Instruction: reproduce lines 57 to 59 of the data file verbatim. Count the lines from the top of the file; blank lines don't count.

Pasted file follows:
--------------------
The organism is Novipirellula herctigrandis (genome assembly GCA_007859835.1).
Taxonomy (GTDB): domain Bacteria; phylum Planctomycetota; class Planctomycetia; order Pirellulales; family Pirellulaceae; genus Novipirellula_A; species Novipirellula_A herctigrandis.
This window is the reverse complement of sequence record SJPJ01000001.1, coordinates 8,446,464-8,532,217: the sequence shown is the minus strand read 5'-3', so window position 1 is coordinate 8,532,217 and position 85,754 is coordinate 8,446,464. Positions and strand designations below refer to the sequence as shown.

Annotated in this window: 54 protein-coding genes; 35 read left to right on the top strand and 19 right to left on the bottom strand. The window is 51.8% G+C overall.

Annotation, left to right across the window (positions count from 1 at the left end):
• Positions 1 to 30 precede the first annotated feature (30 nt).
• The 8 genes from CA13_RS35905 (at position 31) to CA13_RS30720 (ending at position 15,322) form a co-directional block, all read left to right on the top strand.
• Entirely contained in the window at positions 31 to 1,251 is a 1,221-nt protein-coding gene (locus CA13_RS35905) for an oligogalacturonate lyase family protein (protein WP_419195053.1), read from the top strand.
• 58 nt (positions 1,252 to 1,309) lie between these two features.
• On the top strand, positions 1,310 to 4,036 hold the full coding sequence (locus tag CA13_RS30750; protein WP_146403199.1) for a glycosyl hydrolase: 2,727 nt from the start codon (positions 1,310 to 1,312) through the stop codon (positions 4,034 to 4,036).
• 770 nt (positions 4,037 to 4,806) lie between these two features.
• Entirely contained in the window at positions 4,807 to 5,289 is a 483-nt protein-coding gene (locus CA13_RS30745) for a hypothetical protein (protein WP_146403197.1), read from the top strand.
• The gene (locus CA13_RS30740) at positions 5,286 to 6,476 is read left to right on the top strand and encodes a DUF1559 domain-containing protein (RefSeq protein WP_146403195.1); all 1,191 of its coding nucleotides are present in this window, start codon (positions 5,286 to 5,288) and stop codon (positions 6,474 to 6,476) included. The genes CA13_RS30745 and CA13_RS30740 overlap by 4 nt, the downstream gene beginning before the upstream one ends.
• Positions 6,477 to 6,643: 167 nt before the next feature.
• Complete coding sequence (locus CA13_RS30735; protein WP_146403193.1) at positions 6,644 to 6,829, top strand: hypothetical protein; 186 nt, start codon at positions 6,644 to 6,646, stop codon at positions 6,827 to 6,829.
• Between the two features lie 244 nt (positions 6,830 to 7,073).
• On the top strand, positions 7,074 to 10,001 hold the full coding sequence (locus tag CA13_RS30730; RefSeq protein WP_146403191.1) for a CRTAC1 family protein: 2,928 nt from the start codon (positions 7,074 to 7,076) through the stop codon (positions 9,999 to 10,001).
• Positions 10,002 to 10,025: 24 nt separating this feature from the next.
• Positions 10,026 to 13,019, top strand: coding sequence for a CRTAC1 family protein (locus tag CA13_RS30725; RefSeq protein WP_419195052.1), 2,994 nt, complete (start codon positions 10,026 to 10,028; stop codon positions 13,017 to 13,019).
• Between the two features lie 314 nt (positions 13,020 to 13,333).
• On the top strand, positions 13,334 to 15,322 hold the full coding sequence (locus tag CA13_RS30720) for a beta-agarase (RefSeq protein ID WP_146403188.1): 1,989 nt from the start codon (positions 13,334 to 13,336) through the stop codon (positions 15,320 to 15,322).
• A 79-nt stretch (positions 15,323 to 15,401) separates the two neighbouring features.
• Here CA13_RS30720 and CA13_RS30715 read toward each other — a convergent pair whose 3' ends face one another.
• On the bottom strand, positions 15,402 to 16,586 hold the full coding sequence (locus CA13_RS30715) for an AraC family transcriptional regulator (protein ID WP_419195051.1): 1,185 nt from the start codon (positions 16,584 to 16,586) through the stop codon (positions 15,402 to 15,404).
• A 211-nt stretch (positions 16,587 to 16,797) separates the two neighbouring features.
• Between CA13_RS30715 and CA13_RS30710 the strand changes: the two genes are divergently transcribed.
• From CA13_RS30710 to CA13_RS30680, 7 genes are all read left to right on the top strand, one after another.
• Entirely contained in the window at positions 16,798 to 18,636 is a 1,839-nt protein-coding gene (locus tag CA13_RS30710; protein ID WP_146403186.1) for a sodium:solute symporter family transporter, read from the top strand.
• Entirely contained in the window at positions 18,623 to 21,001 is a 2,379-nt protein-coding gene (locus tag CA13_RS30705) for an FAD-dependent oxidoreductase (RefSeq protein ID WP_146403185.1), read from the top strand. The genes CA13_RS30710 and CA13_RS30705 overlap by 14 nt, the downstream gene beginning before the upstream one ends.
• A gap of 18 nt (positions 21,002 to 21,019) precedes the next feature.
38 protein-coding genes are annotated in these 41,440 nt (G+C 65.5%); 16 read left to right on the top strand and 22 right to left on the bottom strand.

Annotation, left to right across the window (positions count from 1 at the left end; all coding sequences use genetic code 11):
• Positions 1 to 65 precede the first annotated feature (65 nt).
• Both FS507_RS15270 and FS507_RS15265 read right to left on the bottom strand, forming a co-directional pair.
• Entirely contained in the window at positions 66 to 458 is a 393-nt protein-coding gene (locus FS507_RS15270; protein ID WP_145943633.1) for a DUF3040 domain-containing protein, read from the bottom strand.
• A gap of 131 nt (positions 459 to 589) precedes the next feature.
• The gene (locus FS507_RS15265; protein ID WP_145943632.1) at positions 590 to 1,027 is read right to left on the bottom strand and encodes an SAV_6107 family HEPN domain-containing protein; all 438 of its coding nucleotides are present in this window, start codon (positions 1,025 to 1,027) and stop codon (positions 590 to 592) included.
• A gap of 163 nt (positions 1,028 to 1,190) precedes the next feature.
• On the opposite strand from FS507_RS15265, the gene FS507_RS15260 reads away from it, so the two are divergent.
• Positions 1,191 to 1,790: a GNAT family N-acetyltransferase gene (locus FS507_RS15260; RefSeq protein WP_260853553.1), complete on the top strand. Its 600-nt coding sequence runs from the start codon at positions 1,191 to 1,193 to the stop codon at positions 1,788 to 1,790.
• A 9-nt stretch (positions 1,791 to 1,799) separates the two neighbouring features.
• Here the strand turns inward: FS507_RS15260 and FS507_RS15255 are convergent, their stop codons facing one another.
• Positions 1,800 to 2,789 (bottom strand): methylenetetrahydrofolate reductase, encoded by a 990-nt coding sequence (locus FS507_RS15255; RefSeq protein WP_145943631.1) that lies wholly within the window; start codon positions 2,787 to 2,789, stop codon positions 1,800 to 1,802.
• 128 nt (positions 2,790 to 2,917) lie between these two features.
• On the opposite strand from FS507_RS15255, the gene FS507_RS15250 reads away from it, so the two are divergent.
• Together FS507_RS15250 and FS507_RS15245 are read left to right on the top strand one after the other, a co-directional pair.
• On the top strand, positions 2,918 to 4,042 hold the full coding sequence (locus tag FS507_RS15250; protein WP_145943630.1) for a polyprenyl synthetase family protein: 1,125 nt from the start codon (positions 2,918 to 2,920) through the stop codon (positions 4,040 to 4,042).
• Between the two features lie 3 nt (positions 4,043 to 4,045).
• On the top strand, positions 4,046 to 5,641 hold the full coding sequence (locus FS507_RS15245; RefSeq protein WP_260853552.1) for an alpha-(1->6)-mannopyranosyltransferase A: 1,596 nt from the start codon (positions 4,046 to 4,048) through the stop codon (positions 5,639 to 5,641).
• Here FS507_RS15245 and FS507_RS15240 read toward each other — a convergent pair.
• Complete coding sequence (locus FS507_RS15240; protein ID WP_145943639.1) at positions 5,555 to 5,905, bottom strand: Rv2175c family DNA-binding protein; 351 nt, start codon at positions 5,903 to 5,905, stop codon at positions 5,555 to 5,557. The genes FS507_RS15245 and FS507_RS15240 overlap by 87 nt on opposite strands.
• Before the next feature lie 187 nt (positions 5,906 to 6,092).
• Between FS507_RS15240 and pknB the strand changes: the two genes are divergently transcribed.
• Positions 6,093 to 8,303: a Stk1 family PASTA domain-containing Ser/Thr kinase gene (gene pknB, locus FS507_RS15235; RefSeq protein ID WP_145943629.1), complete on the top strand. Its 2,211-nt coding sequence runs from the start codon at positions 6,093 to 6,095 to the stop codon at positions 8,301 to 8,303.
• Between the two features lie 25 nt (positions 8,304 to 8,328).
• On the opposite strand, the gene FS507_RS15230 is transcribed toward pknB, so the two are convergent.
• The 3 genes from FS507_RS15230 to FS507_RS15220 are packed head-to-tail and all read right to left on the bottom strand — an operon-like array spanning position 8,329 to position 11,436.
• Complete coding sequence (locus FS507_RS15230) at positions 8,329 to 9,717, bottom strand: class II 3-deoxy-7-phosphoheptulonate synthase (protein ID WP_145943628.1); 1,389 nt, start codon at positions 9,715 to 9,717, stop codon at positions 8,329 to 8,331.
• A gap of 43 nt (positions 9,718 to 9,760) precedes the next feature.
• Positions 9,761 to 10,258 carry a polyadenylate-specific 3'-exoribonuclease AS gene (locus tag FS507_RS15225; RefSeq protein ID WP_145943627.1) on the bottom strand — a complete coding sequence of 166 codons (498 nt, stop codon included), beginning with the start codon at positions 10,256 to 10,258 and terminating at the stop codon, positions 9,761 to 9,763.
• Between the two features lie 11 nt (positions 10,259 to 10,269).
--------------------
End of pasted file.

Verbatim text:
• The 3 genes from FS507_RS15230 to FS507_RS15220 are packed head-to-tail and all read right to left on the bottom strand — an operon-like array spanning position 8,329 to position 11,436.
• Complete coding sequence (locus FS507_RS15230) at positions 8,329 to 9,717, bottom strand: class II 3-deoxy-7-phosphoheptulonate synthase (protein ID WP_145943628.1); 1,389 nt, start codon at positions 9,715 to 9,717, stop codon at positions 8,329 to 8,331.
• A gap of 43 nt (positions 9,718 to 9,760) precedes the next feature.